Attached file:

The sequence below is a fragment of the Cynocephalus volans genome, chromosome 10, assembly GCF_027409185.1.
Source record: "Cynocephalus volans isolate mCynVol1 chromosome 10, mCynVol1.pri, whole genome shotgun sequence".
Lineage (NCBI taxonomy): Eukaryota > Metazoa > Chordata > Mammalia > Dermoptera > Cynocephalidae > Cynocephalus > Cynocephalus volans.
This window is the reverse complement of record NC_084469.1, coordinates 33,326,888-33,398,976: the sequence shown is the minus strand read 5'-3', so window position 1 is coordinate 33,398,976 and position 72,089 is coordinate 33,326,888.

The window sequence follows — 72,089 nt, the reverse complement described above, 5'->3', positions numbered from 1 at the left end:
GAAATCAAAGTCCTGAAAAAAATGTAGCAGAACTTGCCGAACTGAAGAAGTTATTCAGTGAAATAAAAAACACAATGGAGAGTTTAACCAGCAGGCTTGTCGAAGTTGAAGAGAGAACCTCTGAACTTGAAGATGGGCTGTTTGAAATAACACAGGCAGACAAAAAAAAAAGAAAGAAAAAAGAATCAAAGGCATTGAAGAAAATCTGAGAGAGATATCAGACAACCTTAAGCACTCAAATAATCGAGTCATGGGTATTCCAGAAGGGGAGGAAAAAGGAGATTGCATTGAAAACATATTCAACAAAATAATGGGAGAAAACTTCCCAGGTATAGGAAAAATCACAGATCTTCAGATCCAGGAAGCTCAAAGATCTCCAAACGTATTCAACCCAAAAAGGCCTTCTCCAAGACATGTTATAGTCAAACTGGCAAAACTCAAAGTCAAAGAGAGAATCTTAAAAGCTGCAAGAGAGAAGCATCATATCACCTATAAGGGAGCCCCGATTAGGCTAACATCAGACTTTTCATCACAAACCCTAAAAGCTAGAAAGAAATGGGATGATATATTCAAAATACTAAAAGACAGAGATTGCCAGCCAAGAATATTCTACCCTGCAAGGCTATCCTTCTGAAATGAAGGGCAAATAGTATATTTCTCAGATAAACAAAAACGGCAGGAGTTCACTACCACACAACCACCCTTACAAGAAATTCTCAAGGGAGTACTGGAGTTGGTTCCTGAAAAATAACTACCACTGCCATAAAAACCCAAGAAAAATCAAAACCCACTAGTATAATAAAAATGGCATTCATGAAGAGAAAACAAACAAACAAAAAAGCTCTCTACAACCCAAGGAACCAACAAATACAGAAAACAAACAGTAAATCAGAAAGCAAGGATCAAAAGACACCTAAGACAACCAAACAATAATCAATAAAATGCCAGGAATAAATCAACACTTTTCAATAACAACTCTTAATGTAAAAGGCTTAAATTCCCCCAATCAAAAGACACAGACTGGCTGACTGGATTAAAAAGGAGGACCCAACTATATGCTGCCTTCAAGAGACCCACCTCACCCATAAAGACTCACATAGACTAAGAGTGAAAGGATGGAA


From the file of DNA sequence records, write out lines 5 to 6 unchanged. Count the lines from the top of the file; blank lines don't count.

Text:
The window sequence follows — 72,089 nt, the reverse complement described above, 5'->3', positions numbered from 1 at the left end:
GAAATCAAAGTCCTGAAAAAAATGTAGCAGAACTTGCCGAACTGAAGAAGTTATTCAGTGAAATAAAAAACACAATGGAGAGTTTAACCAGCAGGCTTGTCGAAGTTGAAGAGAGAACCTCTGAACTTGAAGATGGGCTGTTTGAAATAACACAGGCAGACAAAAAAAAAAGAAAGAAAAAAGAATCAAAGGCATTGAAGAAAATCTGAGAGAGATATCAGACAACCTTAAGCACTCAAATAATCGAGTCATGGGTATTCCAGAAGGGGAGGAAAAAGGAGATTGCATTGAAAACATATTCAACAAAATAATGGGAGAAAACTTCCCAGGTATAGGAAAAATCACAGATCTTCAGATCCAGGAAGCTCAAAGATCTCCAAACGTATTCAACCCAAAAAGGCCTTCTCCAAGACATGTTATAGTCAAACTGGCAAAACTCAAAGTCAAAGAGAGAATCTTAAAAGCTGCAAGAGAGAAGCATCATATCACCTATAAGGGAGCCCCGATTAGGCTAACATCAGACTTTTCATCACAAACCCTAAAAGCTAGAAAGAAATGGGATGATATATTCAAAATACTAAAAGACAGAGATTGCCAGCCAAGAATATTCTACCCTGCAAGGCTATCCTTCTGAAATGAAGGGCAAATAGTATATTTCTCAGATAAACAAAAACGGCAGGAGTTCACTACCACACAACCACCCTTACAAGAAATTCTCAAGGGAGTACTGGAGTTGGTTCCTGAAAAATAACTACCACTGCCATAAAAACCCAAGAAAAATCAAAACCCACTAGTATAATAAAAATGGCATTCATGAAGAGAAAACAAACAAACAAAAAAGCTCTCTACAACCCAAGGAACCAACAAATACAGAAAACAAACAGTAAATCAGAAAGCAAGGATCAAAAGACACCTAAGACAACCAAACAATAATCAATAAAATGCCAGGAATAAATCAACACTTTTCAATAACAACTCTTAATGTAAAAGGCTTAAATTCCCCCAATCAAAAGACACAGACTGGCTGACTGGATTAAAAAGGAGGACCCAACTATATGCTGCCTTCAAGAGACCCACCTCACCCATAAAGACTCACATAGACTAAGAGTGAAAGGATGGAA